THE HUMAN FACE: Murders by Colombian Military Increase
September 17th, 2008
30 year-old Martha Giraldo’s heart pounded as she stood at the gate of her father’s humble farm outside of Cali, Colombia. “A friend called saying soldiers had surrounded the house...we were desperate to know what happened to my father.”
Martha had to push past the soldiers to discover her father’s body, riddled with bullet holes and signs of torture. “This was the worst humiliation; to find my father tortured and assassinated,” sobbed Martha. When the Colombian soldiers finally owned up to killing her father, they told Martha and her family to watch their step or they would be next.
The Colombian army claimed that Martha’s father was a member of the guerrillas who they killed during fighting, an allegation that has not stood up in court.
Billions in U.S. Military Aid and Abuses on the Rise
Despite the objections raised by WFP and others to billions in military aid to Colombia, Congress has brushed aside human rights concerns, trusting that training by U.S. Special Forces would transform the Colombian military—the hemisphere’s worst human rights abuser—into a professional fighting force with a spotless human rights record.
Witness for Peace—with years of experience documenting the torture and killing carried out by U.S.-trained armies in Latin America—has worked tirelessly to expose the true costs of military aid and training in Colombia. And today, with $4.9 billion in security assistance, eight years of U.S. military training in the rearview mirror and a new Administration settling into the White House, it is time for a reality check in Washington.
While the $100,000 a month lobby machine working in Washington for the Colombian government has assured Congress that violence in Colombia has declined, there is a dirty secret hidden behind the public relations makeover: an alarming increase in human rights abuses committed by the U.S.-backed Colombian military.
Martha’s horrific experience of discovering her father killed at the hands of the military is not unique in Colombia today. A coalition of Colombian human rights groups recently reported that between 2002 and 2007, at least 1,122 civilians were murdered by the Colombian Armed Forces, a staggering 68 percent increase over the previous five year period. The report further indicates that the rate of killing is still on the rise. Between January 2007 and June 2008, 535 such murders were reported.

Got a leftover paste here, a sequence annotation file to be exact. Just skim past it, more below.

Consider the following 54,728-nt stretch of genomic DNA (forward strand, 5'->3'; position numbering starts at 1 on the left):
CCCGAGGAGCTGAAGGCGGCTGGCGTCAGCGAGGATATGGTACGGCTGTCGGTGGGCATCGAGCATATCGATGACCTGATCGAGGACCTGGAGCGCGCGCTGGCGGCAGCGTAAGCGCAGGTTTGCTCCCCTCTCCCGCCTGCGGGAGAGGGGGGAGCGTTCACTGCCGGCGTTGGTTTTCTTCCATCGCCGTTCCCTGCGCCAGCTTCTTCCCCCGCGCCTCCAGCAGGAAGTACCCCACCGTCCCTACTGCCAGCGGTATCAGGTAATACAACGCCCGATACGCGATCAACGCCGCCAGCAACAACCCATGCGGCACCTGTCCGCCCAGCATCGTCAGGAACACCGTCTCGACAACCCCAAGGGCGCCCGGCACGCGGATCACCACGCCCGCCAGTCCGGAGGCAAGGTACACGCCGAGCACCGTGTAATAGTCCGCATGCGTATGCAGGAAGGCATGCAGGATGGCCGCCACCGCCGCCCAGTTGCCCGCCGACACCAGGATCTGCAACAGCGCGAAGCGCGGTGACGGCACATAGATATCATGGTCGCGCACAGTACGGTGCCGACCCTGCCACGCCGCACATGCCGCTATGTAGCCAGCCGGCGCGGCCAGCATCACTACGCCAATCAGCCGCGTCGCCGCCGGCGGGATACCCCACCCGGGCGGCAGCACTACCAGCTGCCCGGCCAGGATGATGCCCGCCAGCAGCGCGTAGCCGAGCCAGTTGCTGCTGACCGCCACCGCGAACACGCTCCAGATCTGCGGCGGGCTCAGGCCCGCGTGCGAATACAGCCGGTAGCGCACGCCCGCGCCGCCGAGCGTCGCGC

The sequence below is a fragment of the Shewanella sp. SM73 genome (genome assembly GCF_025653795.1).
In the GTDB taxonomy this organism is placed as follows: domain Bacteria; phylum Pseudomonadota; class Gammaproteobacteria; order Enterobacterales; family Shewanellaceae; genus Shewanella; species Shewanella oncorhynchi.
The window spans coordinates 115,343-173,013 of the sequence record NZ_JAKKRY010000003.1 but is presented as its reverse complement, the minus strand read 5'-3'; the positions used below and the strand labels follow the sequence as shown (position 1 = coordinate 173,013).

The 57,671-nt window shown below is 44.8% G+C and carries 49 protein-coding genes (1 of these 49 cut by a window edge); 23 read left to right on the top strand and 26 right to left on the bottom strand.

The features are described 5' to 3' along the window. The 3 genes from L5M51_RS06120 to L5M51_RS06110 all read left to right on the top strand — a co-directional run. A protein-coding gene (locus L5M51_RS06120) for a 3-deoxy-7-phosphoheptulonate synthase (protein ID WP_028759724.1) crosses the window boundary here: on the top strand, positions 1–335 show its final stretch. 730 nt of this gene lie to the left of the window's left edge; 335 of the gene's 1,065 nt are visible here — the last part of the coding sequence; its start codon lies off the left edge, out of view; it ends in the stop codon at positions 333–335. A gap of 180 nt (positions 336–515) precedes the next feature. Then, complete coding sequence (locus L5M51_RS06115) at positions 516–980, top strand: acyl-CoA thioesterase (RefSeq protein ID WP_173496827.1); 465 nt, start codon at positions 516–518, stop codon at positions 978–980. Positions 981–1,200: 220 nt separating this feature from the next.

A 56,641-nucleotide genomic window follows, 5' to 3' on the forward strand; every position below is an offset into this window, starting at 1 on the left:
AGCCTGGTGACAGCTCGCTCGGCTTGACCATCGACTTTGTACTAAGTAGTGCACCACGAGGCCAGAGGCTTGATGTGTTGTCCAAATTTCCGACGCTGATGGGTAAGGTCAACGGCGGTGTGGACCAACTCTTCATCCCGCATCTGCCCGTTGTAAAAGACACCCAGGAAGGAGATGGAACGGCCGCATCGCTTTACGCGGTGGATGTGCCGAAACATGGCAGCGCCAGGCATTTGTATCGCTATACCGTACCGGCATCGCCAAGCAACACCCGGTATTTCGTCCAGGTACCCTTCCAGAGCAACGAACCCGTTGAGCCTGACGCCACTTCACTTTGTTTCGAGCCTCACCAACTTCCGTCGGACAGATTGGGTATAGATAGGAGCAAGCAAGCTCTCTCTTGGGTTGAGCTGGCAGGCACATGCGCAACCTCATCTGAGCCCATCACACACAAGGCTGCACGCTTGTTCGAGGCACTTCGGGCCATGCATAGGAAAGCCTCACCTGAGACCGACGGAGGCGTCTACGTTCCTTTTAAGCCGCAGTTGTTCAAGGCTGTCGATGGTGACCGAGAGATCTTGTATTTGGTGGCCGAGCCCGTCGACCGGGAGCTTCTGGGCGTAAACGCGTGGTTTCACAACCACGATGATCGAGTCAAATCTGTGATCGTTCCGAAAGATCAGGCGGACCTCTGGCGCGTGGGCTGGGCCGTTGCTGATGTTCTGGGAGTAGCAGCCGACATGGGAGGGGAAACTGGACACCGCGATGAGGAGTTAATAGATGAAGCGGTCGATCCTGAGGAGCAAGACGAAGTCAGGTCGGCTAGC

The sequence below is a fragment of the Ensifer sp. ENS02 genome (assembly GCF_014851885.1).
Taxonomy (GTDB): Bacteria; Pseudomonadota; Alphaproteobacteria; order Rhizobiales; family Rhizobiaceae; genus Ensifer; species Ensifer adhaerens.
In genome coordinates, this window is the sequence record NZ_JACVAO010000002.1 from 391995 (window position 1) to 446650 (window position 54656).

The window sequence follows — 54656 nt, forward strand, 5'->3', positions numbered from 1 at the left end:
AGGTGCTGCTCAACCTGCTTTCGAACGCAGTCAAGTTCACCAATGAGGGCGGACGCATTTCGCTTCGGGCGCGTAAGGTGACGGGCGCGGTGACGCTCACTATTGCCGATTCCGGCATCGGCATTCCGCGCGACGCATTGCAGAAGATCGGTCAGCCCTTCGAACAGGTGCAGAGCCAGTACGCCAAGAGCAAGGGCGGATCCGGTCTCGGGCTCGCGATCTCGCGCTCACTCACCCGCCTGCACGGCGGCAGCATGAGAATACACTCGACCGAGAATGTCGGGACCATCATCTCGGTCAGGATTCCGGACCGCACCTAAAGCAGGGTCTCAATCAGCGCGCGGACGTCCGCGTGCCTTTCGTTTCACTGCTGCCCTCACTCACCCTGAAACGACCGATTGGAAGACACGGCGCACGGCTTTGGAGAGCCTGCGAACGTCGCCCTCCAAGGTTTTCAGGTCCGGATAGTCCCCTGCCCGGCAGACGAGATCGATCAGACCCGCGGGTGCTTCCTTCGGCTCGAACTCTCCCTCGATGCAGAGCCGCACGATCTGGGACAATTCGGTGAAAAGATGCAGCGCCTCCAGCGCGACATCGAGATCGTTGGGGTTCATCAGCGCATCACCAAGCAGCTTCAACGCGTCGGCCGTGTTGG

Only thanks to international pressure did President Uribe finally fire 27 Army officers—including three generals—in October 2008, attempting to turn the page on the widespread human rights abuses by his Armed Forces. Yet these officers only represent two divisions of the Colombian military—a fraction of those implicated in such killings.
Furthermore, it appears that none of these officers are being prosecuted fortheir crimes, a common occurrence in Colombia where impunity—especially in human rights cases—is pervasive. In fact, Colombian human rights groups report that there are no legal proceedings in 78 percent of the cases of murders allegedly committed by the Colombian military.
“Systematic” Killings Should Halt U.S. Aid to Abusive Military
The dramatic increase in human rights violations at the hands of the U.S.-backed Colombian military—what the United Nations has dubbed a “systematic practice” of extrajudicial executions—sets in plain light that U.S. military aid to Colombia is funding the killing of civilians. The Colombian military’s human rights record has worsened while receiving billions in U.S. military aid, with thousands of victims in recent years. “The money being sent by the U.S. means that these types of killings happen more frequently,” indicated Martha.
President Obama and the new Congress must take a fresh look at this failed policy and end military aid to Colombia immediately. Prior to 2000, Congress had blacklisted the Colombian military due to its appalling human rights record. Given the recent rise in abuses—after a brief dip—Congress and President Obama must once again stand up for human rights by immediately ending military aid to Colombia.
The tears Martha and untold others have shed for their loved ones allegedly killed at the hands of the Colombian military speak volumes about the need for immediate change. Martha and other victims in Colombia have looked to Witness for Peace to end U.S. support for the abusive Colombian military.
Since 2000,WFP has worked with our membership to call on Congress to end military aid to Colombia with some recent success. In 2007 and 2008, Congress cut over $100 million in military aid for Colombia. In 2009, taking advantage of the opportunities presented by a new Administration and a new Congress, Witness for Peace will continue to ensure voices like Martha’s reach Washington and beyond in order to stop U.S. funding to the abusive Colombian military.
Click here to view an exclusive video featuring Martha Giraldo, produced by the WFP Colombia team.